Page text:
Monday, April 24, 2017

Tears and Laughter: Is Golden Dragon Copper tarnished?

[Background: In September 2012, I was taken to see the site of the new Golden Dragon factory by the Mayor of Thomasville, Alabama. The ground had just been broken, so there was not yet much to see, but the story looked a promising one: a locality with a rural unemployment problem and a caring town government was about to host a production facility that would provide lots of jobs. Unfortunately, it seems Golden Dragon pursued employment, safety and other management practices more akin to those in China, with the result that there were fewer jobs than expected, at lower wages, and the factory has therefore been plagued with high labor turnover and low profitability. The sad thing is that these troubles could have been avoided if the management had chosen to seek advice on how to develop a profitable commercial strategy along with a multi-faceted, properly monitored set of responsible business conduct policies that would not only have complied with the law but would also have met the expectations of the community in which the company had chosen to establish its operations. Other companies considering greenfield investments of this kind would be well advised to take note.]



This article by Amanda Walker was published on the Al.com website on August 10, 2016.

Remember back when Golden Dragon Copper plant came to Sunny South? The quiet rural country community had stood still until it was possessed by the China‑owned company in 2014. They chose Wilcox County, after much courting by area politicians who did things like bring them huge containers of banana pudding once it was noticed several Golden Dragon officials liked the Southern favorite. It became known as, "the secret weapon."

There were also tax incentives that prompted Golden Dragon's decision to choose Sunny South...which was honestly a little unexpected at the time. It was first thought they would naturally choose to locate in Thomasville located in Clarke County over poor old Wilcox County. In fact, up until the county line became a compensation divide, Thomasville didn't particularly want all that much to with Wilcox County. They barely claimed us as neighbors. Especially after Clarke County was no longer dry. But when Golden Dragon chose Sunny South a whole new place emerged, the Thomasville/West Wilcox Industrial Park.

No one could have asked for a bigger butt‑kissing festival than the one that took place during the delayed opening ceremony of this plant. The Wilcox arts council wanted to collaborate with Chinese students at the University of West Alabama to put on a full‑ on parade including those big colorful dragon head costumes like they run around wearing in China. But the arts council was told by Golden Dragon officials that there were problems getting visas for some of their employees and they could not give a firm date for a grand opening. Maybe nobody thought to ask at the time exactly what percentage of their workforce would ultimately come from China. But what we do know now is that communication was an initial issue that continues to be a problem, few people from Wilcox County have a job there, and the place looks like a commune with the number of dorms built around it for Chinese employees.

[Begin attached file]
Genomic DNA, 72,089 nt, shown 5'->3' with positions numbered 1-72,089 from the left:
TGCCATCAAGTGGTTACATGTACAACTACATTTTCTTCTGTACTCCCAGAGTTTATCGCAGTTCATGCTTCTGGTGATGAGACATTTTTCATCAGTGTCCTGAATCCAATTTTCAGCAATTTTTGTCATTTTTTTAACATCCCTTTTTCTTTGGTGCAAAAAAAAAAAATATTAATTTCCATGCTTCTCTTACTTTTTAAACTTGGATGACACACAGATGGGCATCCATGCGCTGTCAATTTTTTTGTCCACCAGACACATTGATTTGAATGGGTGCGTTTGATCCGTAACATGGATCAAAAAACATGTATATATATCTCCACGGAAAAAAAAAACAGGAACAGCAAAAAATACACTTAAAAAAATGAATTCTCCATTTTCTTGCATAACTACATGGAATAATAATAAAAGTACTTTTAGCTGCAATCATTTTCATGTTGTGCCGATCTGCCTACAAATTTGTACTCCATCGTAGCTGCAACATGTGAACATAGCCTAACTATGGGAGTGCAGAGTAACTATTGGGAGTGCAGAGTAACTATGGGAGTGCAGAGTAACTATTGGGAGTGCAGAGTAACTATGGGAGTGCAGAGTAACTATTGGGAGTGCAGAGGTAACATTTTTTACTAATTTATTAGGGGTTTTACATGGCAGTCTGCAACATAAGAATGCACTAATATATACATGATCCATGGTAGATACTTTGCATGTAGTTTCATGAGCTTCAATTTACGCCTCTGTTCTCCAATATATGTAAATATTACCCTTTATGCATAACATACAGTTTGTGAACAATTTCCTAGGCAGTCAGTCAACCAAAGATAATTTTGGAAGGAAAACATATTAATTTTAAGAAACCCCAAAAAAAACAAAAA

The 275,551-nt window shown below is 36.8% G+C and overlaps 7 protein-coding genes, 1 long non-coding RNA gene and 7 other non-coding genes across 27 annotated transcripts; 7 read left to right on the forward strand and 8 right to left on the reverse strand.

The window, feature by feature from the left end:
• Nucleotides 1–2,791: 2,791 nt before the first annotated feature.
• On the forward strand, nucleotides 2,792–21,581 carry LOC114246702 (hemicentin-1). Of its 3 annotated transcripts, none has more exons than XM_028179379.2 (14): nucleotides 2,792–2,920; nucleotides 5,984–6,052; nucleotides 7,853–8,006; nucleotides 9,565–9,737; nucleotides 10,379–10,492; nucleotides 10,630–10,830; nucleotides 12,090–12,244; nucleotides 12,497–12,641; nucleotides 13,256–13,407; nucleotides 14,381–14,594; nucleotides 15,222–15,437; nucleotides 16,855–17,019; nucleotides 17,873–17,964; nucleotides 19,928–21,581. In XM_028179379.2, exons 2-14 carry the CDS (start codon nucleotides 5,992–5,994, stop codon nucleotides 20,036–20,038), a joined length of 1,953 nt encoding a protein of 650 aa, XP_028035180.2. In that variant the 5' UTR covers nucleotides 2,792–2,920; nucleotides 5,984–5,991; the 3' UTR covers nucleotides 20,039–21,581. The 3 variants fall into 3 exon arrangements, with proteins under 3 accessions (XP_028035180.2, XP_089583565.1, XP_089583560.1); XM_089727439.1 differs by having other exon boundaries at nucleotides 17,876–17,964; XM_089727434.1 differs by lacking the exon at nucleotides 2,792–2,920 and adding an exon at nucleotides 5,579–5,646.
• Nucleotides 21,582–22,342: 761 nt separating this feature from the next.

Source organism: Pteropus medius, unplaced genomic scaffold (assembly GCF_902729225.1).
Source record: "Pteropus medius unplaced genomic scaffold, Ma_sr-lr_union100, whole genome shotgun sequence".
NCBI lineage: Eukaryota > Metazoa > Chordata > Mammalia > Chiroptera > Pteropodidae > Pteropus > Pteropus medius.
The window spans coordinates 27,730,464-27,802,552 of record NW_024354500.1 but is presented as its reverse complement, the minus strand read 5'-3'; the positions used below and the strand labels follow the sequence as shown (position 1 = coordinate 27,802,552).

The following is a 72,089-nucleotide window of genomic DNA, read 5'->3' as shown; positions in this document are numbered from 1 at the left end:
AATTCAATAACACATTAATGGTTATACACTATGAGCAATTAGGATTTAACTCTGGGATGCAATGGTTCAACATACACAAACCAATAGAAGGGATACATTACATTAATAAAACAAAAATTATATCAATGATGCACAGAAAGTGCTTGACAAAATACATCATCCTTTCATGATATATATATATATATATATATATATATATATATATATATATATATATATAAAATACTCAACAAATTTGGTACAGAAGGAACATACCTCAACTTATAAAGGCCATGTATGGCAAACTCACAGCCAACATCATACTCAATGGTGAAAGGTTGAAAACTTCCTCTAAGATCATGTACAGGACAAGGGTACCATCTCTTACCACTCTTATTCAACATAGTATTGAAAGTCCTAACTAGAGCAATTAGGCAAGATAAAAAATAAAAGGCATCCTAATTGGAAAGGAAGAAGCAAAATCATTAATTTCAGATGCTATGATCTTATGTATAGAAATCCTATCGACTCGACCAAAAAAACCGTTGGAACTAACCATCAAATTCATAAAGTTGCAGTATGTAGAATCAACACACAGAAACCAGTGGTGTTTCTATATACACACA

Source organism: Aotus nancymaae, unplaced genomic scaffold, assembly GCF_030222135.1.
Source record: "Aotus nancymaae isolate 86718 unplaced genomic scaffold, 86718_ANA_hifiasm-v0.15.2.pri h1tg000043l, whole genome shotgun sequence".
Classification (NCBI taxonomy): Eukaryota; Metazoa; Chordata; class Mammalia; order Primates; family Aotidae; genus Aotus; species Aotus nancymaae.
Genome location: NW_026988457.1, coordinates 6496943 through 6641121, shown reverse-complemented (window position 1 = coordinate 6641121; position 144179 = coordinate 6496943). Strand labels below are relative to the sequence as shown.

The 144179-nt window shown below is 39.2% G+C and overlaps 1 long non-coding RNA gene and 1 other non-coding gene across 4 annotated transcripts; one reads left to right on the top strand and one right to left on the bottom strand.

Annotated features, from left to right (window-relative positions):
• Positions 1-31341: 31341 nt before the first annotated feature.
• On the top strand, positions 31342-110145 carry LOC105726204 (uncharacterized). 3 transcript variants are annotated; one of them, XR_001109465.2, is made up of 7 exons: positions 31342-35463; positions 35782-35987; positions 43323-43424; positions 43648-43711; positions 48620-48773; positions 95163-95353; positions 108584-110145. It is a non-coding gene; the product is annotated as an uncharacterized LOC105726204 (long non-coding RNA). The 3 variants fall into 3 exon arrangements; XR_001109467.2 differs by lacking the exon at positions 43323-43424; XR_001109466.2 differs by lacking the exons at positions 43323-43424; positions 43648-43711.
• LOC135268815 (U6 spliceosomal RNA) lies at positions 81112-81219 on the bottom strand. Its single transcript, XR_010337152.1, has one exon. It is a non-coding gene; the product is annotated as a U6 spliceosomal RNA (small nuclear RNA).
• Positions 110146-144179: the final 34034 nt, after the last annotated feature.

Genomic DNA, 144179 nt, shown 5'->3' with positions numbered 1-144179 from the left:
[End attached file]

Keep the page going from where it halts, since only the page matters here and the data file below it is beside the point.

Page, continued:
When it first started operation, Governor Bentley would brag about it like it was a savior arriving in the form of low‑skilled jobs for the unemployed, unskilled workforce of Wilcox County graduating high school unable to do ninth grade math or pass a drug test.

Apparently, none of the enthusiastic politicians did the math equating the fact that low‑skilled also means low‑income. And although there were loud murmurs questioning the overall outcome of having the foreign operated plant locate in Sunny South, there was hope. Desperate people like hope. They cling to it like faith, and local leaders know to use this.

Last week Golden Dragon Copper was fined $196,000 in penalties by the United States Department of Labor for violating 14 safety violations. The violations include unguarded machine parts, no safety rails, no fire extinguishers, exposing workers to electric shock, and for not training employees on an emergency plan of action or first aid.

 What we are learning is low‑skilled jobs plus low‑pay equals low concern for employees. But none of this, not one single sentence, is about Golden Dragon Copper. It's about the leadership that pursued them and how sometimes not everything they stand behind a podium and promise through a microphone to any news outlet that will listen is worth believing. They may claim they have our interests in mind...but it is by their fruit that you can know them.

Amanda Walker is a columnist and contributor with AL.com, The Thomasville Times, West Alabama Watchman, and Wilcox Progressive Era. Contact her at Walkerworld77@msn.com or at https://www.facebook.com/AmandaWalker.Columnist.

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